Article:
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13 minutes ago, Brasilnut said:

How would you define a micro agency? To me they need to offer subscriptions which Alamy don't do but the download packs is one giant step towards this in all but another name. 

 

Some sales on here are micro prices but the average is still quite superior ( $1 vs $25 net)

I wish it was $25 net. My average net for the first 6 weeks of this year has sunk to $11.

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6 hours ago, geogphotos said:

 

 

The one significant way that this business is different from any other is that the stock photo companies do not pay for what they sell.

 

Large volume buyers paying less is one thing - a few $ for a page, potential front page is another. The publisher loves that deal, the agency makes money from the volume, the individual photographer ends up with enough to buy a coffee if he/she is lucky. 

 

Maybe not 'immoral' as such but neither is it such a good business for the photographer. $9 to a large media company is just crazy, but sadly that compares well with fees that are normal elsewhere. So it is a spiral downwards that seems never to reach the floor.

 

Somebody once joked about a potential future where photographers paid to have their images published - doesn't see so improbable these days.

 

 

 

Whether they pay in advance or on billing doesn't change the basic business model.

 

As for the rest, that again is simply supply and demand.  I would think price can now depend on the image and just how many of that one particular subject are available either at Alamy themselves or in the competition.  Whether you want to argue about microstock, it is a reality and Alamy have to compete with it in many areas.  It is not going away. Alamy can't bury their heads in the sand and say "We still want $100 for this image even though there are similar ones for $10 over at MS.  We want to look after our photographers."  The newspaper doesn't care about the photographer, the magazine doesn't car either.  They have a bottom line and have to make money.   And these days it is tougher for them as well to come out in the black.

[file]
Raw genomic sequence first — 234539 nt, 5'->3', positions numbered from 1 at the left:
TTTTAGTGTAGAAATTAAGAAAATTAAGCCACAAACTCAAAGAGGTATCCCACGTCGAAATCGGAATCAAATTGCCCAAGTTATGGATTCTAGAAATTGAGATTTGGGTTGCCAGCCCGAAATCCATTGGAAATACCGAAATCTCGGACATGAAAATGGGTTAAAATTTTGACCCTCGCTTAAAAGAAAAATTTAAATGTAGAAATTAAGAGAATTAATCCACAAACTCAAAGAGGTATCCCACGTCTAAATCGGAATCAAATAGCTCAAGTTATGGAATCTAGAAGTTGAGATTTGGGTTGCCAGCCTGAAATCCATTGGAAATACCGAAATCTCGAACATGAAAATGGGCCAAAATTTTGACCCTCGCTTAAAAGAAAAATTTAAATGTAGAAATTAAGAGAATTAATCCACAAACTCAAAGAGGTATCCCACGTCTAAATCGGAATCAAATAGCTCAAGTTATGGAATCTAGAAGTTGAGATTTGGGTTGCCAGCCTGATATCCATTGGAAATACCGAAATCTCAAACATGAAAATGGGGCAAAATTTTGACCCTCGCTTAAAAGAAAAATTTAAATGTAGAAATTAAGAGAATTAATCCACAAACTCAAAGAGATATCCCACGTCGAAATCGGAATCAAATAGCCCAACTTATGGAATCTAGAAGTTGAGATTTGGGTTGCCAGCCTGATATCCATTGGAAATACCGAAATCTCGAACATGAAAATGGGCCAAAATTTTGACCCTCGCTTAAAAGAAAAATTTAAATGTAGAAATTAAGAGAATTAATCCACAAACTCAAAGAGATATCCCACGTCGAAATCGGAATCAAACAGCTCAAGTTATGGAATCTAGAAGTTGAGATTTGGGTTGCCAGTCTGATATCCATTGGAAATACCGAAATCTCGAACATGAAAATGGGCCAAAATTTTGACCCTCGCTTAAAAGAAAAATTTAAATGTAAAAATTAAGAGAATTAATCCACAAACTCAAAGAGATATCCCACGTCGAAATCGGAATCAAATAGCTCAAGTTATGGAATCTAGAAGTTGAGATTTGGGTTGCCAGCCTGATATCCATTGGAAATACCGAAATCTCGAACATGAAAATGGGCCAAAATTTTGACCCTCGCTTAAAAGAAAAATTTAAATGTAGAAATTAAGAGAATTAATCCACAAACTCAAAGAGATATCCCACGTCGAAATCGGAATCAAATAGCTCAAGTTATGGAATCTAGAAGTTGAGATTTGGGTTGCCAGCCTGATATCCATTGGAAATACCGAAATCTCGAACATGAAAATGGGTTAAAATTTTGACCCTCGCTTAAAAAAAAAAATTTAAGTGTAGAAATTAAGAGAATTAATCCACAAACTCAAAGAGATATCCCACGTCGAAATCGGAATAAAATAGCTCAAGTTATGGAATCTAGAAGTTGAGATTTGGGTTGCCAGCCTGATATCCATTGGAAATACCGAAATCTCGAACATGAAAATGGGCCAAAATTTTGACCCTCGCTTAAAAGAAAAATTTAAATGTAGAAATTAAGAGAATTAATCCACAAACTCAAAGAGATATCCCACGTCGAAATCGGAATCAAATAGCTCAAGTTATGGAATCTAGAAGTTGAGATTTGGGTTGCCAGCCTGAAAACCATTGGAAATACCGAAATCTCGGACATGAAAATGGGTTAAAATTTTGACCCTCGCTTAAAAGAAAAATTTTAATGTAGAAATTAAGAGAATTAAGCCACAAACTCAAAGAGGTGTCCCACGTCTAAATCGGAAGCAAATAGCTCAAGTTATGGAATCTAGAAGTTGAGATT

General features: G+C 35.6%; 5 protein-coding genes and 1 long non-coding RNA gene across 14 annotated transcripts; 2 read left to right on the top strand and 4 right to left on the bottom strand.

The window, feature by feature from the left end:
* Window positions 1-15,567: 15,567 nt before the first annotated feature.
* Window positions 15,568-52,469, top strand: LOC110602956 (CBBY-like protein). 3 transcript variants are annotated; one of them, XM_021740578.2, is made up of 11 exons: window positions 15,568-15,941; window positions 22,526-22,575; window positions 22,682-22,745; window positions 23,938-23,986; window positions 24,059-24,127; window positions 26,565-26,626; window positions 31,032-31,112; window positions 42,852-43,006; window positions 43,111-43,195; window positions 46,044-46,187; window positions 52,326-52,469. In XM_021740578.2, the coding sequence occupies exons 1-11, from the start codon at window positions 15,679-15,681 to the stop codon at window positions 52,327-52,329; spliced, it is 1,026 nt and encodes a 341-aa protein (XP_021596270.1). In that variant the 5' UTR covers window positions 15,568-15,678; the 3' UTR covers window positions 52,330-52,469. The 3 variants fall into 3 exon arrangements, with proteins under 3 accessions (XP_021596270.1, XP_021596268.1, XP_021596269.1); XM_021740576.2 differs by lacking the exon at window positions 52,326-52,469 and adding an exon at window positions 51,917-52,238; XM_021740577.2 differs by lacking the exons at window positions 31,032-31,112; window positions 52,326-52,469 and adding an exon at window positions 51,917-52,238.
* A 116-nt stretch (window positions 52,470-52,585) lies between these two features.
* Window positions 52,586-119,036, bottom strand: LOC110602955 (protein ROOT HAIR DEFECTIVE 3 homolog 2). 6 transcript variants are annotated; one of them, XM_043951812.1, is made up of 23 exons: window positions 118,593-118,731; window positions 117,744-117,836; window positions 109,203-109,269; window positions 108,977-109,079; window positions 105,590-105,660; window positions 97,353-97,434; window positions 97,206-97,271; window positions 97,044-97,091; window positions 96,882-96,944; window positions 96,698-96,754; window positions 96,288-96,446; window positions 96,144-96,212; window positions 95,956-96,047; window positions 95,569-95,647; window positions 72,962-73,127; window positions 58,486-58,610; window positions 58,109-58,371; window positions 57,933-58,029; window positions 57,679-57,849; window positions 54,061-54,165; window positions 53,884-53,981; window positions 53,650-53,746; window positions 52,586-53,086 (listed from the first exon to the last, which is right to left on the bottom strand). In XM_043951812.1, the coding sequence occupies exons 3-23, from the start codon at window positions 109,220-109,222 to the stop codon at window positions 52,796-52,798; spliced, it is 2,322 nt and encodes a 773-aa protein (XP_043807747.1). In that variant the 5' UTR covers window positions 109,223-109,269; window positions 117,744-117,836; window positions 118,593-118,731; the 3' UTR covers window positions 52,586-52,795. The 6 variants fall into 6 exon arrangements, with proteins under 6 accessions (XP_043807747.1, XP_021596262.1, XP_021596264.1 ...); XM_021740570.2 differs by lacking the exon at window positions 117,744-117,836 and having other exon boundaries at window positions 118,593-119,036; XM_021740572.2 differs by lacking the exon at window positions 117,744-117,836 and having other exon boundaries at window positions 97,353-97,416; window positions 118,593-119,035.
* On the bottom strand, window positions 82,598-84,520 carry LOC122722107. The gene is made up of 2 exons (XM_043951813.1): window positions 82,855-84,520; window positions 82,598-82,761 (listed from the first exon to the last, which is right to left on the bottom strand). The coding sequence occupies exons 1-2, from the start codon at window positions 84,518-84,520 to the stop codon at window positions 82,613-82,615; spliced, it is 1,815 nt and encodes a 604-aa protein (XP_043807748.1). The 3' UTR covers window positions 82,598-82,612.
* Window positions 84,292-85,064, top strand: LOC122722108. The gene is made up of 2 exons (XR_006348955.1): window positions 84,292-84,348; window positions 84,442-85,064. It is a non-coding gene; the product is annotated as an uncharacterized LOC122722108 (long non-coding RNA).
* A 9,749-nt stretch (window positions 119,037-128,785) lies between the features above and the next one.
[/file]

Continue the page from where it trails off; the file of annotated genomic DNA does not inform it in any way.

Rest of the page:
It is a very competitive world and Alamy have to compete.  Instead of hundreds of photographers selling at agencies that the public couldn't submit to, now their are thousands of photographers submitting thousands of images daily to the online agencies.

 

Quality of equipment, quality of PP software, and the low operating cost compared to the darkroom days has opened up photography to every human with a camera. Most of whom don't make a living from photography, its just additional income.

 

That is just a reality and it is here to stay.

 

Jill

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2 hours ago, geogphotos said:

 

 

I don't agree that stock prices are primarily determined by supply and demand  ie) the traditional price mechanism. The demand is usually for one image for a specific use and almost always there is a supply of more than one. Whether the supply is 1000 or 10,000 makes no difference. 

 

Fees have fallen because uses have changed ( online web uses), traditional media revenue streams have dried up or slowed down,  and because new business models have developed to profit from volume sales. 

 

All the rest I agree with and have said much the same myself.